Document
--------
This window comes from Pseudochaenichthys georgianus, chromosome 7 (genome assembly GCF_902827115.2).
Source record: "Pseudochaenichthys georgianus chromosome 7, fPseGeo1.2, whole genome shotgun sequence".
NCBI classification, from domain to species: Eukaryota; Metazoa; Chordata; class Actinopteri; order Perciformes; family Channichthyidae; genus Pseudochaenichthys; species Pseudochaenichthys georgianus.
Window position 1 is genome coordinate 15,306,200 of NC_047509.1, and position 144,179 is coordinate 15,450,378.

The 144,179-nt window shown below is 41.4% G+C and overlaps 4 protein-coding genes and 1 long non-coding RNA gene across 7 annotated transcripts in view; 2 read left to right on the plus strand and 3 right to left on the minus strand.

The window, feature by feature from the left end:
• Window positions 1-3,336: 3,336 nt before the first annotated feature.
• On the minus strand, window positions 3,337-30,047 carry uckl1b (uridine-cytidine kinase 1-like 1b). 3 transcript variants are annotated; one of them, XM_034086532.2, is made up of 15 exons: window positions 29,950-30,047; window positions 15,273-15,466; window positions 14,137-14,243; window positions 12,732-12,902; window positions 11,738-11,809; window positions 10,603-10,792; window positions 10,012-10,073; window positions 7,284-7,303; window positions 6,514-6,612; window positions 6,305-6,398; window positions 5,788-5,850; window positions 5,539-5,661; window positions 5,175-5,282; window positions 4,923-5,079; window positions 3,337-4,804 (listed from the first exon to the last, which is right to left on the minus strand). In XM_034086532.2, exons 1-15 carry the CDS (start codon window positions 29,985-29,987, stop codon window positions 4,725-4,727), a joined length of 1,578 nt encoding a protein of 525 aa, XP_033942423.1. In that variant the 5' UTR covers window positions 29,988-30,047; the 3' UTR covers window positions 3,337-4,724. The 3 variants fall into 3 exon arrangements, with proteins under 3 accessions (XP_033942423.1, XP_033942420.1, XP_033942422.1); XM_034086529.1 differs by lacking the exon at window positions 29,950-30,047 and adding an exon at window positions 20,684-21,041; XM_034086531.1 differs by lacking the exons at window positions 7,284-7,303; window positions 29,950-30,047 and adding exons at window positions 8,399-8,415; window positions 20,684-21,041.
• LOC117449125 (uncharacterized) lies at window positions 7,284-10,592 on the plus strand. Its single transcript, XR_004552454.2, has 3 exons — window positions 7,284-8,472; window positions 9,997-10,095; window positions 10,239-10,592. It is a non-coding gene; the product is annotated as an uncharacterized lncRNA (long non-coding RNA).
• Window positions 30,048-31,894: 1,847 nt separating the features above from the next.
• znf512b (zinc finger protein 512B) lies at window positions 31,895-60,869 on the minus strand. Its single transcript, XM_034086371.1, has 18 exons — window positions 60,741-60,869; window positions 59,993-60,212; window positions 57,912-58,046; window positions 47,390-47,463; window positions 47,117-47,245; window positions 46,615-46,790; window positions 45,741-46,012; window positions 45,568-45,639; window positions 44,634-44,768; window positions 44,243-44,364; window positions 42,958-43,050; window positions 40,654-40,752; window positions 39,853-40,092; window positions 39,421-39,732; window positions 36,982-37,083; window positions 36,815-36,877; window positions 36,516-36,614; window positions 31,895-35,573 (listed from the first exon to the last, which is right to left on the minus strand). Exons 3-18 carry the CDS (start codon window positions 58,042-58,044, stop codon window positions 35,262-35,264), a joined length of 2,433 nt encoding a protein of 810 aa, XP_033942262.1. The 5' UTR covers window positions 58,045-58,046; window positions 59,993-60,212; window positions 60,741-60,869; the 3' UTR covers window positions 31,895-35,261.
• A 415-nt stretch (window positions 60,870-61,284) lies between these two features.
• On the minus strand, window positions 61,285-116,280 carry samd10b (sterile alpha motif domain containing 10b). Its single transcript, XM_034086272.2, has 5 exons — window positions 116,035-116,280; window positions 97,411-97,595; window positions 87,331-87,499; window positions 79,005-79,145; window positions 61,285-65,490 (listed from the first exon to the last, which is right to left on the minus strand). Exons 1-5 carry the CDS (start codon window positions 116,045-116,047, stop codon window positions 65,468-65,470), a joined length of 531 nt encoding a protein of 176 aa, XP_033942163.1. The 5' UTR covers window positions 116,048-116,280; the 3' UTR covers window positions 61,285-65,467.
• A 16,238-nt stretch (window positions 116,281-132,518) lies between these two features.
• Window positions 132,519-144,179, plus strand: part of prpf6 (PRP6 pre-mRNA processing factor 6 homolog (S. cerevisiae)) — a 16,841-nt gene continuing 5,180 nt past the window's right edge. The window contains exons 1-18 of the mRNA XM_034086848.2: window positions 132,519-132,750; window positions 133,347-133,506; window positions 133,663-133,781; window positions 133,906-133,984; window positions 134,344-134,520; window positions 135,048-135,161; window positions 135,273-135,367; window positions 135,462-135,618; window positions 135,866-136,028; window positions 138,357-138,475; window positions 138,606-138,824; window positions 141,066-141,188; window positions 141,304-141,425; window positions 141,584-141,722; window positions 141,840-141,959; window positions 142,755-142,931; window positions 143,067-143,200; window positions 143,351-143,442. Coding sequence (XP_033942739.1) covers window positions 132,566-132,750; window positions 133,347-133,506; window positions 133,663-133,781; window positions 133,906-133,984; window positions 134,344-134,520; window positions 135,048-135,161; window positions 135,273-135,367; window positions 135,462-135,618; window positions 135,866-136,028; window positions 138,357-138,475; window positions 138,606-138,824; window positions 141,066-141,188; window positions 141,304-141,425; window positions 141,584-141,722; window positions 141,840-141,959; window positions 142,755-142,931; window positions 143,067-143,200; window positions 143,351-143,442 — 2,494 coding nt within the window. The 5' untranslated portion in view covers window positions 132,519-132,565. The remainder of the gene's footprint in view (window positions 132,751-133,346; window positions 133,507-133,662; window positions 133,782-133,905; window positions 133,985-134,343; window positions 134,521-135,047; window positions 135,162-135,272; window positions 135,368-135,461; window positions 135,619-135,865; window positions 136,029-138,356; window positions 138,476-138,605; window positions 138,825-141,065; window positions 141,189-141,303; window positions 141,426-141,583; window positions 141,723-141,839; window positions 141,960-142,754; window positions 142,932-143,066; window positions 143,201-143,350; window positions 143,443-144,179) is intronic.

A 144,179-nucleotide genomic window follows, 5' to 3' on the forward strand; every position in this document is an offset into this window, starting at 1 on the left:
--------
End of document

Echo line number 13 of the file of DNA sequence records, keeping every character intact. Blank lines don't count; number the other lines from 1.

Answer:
• On the minus strand, window positions 61,285-116,280 carry samd10b (sterile alpha motif domain containing 10b). Its single transcript, XM_034086272.2, has 5 exons — window positions 116,035-116,280; window positions 97,411-97,595; window positions 87,331-87,499; window positions 79,005-79,145; window positions 61,285-65,490 (listed from the first exon to the last, which is right to left on the minus strand). Exons 1-5 carry the CDS (start codon window positions 116,045-116,047, stop codon window positions 65,468-65,470), a joined length of 531 nt encoding a protein of 176 aa, XP_033942163.1. The 5' UTR covers window positions 116,048-116,280; the 3' UTR covers window positions 61,285-65,467.